Off the shoulder statement tops have been a part of Sylvie Millstein‘s wheelhouse for several seasons now. So while finding ways to reimagine the trend for resort, she found inspiration in the beauty of traditional Argentinian gauchos. Cotton men’s shirts were reworked to fall off a single shoulder and arms were exposed with a series of buttons climbing up the sleeves. Blouses with billowy sleeves were carried over from fall with even more dramatic volume. Skirts barely grazed the floor and looked wide enough to pass as trousers. Theatrical yet oh, so wearable. Love.
If you’re as passionate about Moroccan textiles as I am, you’ll want to bookmark Tigmi Trading. Stat. In addition to a vast selection of kilims and Boucherouite, Beni Ourain, and Azilal rugs, the Australian based company has a curated collection of artisanal finds, like pillows, cushions, blankets and art, from around the rest of the world. I’m personally obsessed with the naturally dyed, Moroccan silk pillows in faded hues of blues and pinks and the large Beni Ourain floor cushions. But honestly, everything is just too fab.
Life spent on an alpaca farm on Vashon Island, Washington was the inspiration behind Adrienne Antonson’s farm-to-hangar approach when designing her clothing line, State. The collection consists of smocks, layerable tops, lightweight and loose fitting pants, peasant dresses and potter coats, all handmade and hand painted with US grown organic cotton and linen blend fabrics in her studio in Georgia. Her Sunday overall, based off their popular loose fitting pants, is the epitome of comfort and cool – and most definitely a piece that I can wearing for years and years to come.
With much anticipation, San Francisco’s Museum of Modern Art finally made its grand debut just a few weeks ago, after a major, three year expansion project. Inspired by the surprising combinations curated in new Curate snack bars, I played hooky midweek to explore curation at its best. I had the privilege of previewing the 10 story addition before it officially opened its doors to the public and I must say, it gave me a whole new appreciation for contemporary art and modern architecture. I minored in art history in college but admittedly, modern art was never my favorite. My focus was primarily on the periods between Baroque and Post-Impressionism; and Surrealism was as far present as I really wanted to explore. So you can imagine what an expected surprise it was to fall in love with the SFMOMA. The new museum is an absolute experience through and through. I just loved how the architecture lends itself to engagement and exploration with the art itself. Between gazing up at the largest living wall in the country, rambling through Richard Serra’s mammoth spiraling sculpture, crossing the underbelly of an oculus, and standing in an octagonal gallery displaying the works of artist Agnes Martin, there’s a chance for everyone – whether you know much about art or not – to experience art. I’m so thrilled about this rediscovery and can’t wait to carve time out of my schedule to revisit and just take time to chill and take it all in again.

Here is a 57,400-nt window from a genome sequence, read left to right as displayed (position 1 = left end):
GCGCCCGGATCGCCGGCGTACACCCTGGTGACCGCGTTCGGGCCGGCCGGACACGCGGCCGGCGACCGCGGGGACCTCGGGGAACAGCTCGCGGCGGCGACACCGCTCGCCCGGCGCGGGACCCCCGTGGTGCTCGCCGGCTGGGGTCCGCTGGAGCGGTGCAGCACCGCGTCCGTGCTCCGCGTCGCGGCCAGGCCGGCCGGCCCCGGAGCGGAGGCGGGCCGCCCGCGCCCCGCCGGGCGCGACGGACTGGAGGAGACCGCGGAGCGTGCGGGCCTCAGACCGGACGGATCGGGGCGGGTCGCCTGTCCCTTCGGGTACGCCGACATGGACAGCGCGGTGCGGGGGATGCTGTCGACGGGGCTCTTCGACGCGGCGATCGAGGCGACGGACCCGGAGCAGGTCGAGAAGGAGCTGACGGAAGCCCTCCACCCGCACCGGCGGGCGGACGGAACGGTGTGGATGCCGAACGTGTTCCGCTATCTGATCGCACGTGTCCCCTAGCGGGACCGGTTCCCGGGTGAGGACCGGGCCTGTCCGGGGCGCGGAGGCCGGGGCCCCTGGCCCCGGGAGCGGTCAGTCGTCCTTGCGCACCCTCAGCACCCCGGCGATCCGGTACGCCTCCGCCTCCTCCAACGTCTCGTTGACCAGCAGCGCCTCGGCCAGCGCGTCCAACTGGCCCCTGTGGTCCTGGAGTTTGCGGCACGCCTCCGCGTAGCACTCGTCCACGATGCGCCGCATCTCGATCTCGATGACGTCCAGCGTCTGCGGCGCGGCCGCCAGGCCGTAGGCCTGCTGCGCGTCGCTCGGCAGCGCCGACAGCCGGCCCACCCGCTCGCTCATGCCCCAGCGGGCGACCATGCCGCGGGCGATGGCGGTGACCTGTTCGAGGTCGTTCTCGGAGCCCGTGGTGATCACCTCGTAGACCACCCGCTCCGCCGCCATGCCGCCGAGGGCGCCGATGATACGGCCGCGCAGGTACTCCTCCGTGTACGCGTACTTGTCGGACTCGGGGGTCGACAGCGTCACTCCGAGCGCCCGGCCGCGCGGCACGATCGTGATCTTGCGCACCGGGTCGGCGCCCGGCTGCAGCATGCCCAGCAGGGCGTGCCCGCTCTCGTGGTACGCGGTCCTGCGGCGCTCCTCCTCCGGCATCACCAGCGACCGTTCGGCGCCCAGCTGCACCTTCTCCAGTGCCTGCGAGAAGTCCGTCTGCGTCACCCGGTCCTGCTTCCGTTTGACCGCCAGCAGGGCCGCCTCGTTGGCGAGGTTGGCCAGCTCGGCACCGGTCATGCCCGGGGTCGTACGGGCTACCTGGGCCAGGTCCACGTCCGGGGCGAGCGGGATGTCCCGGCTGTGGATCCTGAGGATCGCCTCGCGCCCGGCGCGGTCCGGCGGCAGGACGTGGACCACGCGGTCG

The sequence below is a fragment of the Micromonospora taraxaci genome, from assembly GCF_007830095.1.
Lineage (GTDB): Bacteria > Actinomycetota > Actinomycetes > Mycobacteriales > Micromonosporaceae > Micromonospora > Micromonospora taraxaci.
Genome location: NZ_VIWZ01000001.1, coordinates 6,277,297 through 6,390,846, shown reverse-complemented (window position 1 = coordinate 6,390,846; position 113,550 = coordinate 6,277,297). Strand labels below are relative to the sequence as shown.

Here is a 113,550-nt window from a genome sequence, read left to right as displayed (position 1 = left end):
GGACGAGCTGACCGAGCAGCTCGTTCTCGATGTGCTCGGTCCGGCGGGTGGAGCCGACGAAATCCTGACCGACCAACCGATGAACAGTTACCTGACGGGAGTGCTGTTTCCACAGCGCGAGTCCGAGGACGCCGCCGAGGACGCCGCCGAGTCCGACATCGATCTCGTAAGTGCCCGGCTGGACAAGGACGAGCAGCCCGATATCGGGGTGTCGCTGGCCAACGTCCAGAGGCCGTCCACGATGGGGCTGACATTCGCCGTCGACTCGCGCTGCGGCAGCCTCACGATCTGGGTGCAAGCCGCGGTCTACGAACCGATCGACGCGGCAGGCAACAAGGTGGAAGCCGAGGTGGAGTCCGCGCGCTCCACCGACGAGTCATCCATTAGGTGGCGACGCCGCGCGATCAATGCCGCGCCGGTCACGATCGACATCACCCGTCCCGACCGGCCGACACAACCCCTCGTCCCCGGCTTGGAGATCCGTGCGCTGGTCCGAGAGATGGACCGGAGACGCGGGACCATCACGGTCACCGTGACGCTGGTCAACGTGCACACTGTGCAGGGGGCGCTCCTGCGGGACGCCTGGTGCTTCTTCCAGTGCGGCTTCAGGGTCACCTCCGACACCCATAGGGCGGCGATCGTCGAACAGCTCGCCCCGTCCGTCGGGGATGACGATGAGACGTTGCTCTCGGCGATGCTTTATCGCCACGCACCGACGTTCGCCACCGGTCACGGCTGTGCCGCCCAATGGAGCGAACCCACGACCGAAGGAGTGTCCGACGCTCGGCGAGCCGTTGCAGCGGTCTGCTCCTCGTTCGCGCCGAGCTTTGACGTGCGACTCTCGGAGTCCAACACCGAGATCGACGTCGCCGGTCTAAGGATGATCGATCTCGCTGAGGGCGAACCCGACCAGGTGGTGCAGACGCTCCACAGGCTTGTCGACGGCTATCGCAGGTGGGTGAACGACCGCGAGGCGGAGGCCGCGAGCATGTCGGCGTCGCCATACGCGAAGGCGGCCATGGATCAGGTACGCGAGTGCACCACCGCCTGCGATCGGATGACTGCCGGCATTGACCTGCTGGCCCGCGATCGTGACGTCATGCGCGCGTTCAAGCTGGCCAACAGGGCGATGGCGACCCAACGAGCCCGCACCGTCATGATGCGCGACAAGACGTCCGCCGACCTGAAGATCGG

It was the fantastical voyage to the sky and sea, in French cinematographer George Méliès‘ A Trip To the Moon, that inspired Joseph Font‘s celestial and oceanic themes in his first ever resort collection. Star and fish motifs adorned architectural dresses, intarsia knitwear, voluminous coats and structural blouses; and vivid colors like blue, green and yellow contrasted beautifully against pretty pale hues. Dreamy, as usual . . .